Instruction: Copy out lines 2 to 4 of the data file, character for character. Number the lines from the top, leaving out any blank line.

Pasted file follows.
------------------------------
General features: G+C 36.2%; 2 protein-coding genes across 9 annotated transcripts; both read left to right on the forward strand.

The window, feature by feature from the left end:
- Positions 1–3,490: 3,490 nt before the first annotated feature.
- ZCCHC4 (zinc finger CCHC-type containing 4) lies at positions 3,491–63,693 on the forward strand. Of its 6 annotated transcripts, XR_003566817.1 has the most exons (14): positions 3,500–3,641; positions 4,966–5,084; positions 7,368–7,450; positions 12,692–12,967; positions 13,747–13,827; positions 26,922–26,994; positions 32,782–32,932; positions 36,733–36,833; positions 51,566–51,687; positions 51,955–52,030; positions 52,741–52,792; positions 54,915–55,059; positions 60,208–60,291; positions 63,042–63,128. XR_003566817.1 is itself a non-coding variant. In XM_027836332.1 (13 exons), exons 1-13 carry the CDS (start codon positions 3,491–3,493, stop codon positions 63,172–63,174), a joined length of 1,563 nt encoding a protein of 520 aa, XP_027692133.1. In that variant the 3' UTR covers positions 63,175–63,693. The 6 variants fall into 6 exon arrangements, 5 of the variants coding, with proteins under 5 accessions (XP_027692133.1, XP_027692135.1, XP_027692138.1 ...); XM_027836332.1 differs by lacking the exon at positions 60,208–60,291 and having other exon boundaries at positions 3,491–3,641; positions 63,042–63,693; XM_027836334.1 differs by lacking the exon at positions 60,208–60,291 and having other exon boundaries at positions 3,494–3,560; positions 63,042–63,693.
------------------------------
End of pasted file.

The window, feature by feature from the left end:
- Positions 1–3,490: 3,490 nt before the first annotated feature.
- ZCCHC4 (zinc finger CCHC-type containing 4) lies at positions 3,491–63,693 on the forward strand. Of its 6 annotated transcripts, XR_003566817.1 has the most exons (14): positions 3,500–3,641; positions 4,966–5,084; positions 7,368–7,450; positions 12,692–12,967; positions 13,747–13,827; positions 26,922–26,994; positions 32,782–32,932; positions 36,733–36,833; positions 51,566–51,687; positions 51,955–52,030; positions 52,741–52,792; positions 54,915–55,059; positions 60,208–60,291; positions 63,042–63,128. XR_003566817.1 is itself a non-coding variant. In XM_027836332.1 (13 exons), exons 1-13 carry the CDS (start codon positions 3,491–3,493, stop codon positions 63,172–63,174), a joined length of 1,563 nt encoding a protein of 520 aa, XP_027692133.1. In that variant the 3' UTR covers positions 63,175–63,693. The 6 variants fall into 6 exon arrangements, 5 of the variants coding, with proteins under 5 accessions (XP_027692133.1, XP_027692135.1, XP_027692138.1 ...); XM_027836332.1 differs by lacking the exon at positions 60,208–60,291 and having other exon boundaries at positions 3,491–3,641; positions 63,042–63,693; XM_027836334.1 differs by lacking the exon at positions 60,208–60,291 and having other exon boundaries at positions 3,494–3,560; positions 63,042–63,693.